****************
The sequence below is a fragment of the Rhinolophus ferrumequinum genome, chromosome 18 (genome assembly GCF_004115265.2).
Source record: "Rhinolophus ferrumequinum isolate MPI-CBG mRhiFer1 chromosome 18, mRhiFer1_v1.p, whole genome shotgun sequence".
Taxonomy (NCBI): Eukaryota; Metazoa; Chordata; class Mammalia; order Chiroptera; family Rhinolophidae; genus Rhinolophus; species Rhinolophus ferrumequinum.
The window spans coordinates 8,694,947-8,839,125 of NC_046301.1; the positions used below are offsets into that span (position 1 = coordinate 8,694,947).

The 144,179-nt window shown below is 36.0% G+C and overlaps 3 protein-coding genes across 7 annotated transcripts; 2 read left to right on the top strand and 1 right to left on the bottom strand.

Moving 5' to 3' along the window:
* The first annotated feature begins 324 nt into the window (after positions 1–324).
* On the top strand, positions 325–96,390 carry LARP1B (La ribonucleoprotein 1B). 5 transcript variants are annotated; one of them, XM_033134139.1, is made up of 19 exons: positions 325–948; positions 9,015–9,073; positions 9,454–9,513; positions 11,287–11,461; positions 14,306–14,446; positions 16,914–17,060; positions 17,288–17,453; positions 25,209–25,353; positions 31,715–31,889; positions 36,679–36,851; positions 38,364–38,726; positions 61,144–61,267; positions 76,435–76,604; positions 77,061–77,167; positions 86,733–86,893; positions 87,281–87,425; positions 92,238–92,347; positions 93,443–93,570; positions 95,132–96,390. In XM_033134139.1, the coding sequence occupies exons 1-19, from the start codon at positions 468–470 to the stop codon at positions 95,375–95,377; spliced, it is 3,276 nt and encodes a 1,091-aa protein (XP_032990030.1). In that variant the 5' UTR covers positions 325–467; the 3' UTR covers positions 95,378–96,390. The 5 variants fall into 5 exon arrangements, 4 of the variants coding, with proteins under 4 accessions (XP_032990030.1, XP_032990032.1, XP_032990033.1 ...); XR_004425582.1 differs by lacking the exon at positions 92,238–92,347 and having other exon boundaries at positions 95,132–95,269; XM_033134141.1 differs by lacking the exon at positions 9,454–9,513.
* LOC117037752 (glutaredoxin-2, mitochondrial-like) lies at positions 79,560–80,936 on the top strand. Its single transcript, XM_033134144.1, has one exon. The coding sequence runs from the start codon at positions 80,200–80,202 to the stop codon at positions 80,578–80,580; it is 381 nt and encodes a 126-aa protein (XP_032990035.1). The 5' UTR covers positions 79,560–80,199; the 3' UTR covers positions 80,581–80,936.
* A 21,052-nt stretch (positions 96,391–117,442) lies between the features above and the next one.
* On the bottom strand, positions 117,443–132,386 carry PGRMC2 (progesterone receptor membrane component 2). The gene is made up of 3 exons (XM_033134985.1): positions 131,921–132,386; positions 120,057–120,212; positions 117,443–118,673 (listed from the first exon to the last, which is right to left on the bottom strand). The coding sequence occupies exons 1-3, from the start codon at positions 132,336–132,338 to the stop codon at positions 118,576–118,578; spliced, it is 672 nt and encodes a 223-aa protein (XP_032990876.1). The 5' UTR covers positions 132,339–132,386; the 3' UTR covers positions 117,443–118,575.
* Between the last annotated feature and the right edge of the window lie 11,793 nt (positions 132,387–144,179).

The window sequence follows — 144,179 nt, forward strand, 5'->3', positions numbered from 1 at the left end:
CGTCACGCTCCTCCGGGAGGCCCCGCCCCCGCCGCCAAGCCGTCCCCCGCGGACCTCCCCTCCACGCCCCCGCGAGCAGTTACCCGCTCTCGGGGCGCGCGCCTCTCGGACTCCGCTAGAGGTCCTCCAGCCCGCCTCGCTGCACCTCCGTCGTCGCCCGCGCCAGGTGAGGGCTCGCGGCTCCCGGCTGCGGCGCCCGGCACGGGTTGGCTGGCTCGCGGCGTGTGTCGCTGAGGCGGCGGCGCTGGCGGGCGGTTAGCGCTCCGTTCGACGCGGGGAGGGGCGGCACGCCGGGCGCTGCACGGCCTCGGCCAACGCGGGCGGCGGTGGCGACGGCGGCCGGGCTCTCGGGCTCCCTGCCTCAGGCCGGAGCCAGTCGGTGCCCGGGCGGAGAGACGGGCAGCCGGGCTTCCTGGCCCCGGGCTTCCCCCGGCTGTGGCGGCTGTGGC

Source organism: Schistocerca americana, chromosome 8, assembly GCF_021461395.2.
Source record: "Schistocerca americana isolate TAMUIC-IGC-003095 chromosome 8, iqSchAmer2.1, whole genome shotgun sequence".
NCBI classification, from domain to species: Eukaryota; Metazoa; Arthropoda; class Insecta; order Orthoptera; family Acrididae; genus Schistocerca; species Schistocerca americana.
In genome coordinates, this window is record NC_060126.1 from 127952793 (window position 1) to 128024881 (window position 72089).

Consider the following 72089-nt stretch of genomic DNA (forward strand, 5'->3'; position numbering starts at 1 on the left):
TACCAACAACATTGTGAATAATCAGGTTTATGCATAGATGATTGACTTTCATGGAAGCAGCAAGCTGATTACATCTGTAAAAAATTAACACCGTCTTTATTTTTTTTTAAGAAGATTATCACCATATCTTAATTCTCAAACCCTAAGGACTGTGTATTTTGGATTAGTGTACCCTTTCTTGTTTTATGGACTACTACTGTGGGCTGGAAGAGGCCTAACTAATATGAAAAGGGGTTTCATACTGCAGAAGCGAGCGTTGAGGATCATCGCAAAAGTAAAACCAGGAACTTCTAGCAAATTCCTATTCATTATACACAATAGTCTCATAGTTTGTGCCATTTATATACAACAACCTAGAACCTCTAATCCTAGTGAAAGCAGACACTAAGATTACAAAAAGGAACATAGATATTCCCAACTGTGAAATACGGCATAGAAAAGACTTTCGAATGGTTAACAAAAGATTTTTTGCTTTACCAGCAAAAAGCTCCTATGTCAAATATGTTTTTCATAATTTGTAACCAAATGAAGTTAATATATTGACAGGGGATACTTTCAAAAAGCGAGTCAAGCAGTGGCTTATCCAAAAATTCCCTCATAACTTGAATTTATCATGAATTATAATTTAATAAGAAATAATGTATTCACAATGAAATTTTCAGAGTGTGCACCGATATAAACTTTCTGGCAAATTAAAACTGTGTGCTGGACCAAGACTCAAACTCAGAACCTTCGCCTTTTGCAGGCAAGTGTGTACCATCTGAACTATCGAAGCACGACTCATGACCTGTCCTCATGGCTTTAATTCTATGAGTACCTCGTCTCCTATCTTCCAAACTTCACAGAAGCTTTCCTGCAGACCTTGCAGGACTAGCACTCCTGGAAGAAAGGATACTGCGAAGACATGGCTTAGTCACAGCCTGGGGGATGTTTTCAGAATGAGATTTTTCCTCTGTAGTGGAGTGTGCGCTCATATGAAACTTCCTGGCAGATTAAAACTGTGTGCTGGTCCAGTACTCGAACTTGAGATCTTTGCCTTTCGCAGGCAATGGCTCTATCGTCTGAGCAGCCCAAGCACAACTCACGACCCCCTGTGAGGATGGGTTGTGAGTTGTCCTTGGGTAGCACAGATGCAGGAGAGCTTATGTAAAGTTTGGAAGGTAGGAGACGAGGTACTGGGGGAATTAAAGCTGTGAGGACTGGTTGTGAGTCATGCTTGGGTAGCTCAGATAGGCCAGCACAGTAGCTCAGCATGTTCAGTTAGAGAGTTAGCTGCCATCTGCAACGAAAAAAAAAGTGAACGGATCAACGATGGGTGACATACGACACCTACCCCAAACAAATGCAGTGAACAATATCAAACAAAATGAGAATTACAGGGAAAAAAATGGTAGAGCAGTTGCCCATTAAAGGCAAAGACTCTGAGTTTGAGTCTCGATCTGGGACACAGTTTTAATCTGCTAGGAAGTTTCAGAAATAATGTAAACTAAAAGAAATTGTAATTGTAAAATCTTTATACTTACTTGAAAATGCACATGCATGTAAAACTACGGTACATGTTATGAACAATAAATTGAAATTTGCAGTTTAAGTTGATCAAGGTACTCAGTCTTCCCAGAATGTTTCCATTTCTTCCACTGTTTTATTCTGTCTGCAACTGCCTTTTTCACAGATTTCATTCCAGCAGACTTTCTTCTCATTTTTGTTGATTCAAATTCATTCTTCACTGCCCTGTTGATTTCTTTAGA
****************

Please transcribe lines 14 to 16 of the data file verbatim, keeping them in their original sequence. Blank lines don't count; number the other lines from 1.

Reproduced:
CGTCACGCTCCTCCGGGAGGCCCCGCCCCCGCCGCCAAGCCGTCCCCCGCGGACCTCCCCTCCACGCCCCCGCGAGCAGTTACCCGCTCTCGGGGCGCGCGCCTCTCGGACTCCGCTAGAGGTCCTCCAGCCCGCCTCGCTGCACCTCCGTCGTCGCCCGCGCCAGGTGAGGGCTCGCGGCTCCCGGCTGCGGCGCCCGGCACGGGTTGGCTGGCTCGCGGCGTGTGTCGCTGAGGCGGCGGCGCTGGCGGGCGGTTAGCGCTCCGTTCGACGCGGGGAGGGGCGGCACGCCGGGCGCTGCACGGCCTCGGCCAACGCGGGCGGCGGTGGCGACGGCGGCCGGGCTCTCGGGCTCCCTGCCTCAGGCCGGAGCCAGTCGGTGCCCGGGCGGAGAGACGGGCAGCCGGGCTTCCTGGCCCCGGGCTTCCCCCGGCTGTGGCGGCTGTGGC

Source organism: Schistocerca americana, chromosome 8, assembly GCF_021461395.2.
Source record: "Schistocerca americana isolate TAMUIC-IGC-003095 chromosome 8, iqSchAmer2.1, whole genome shotgun sequence".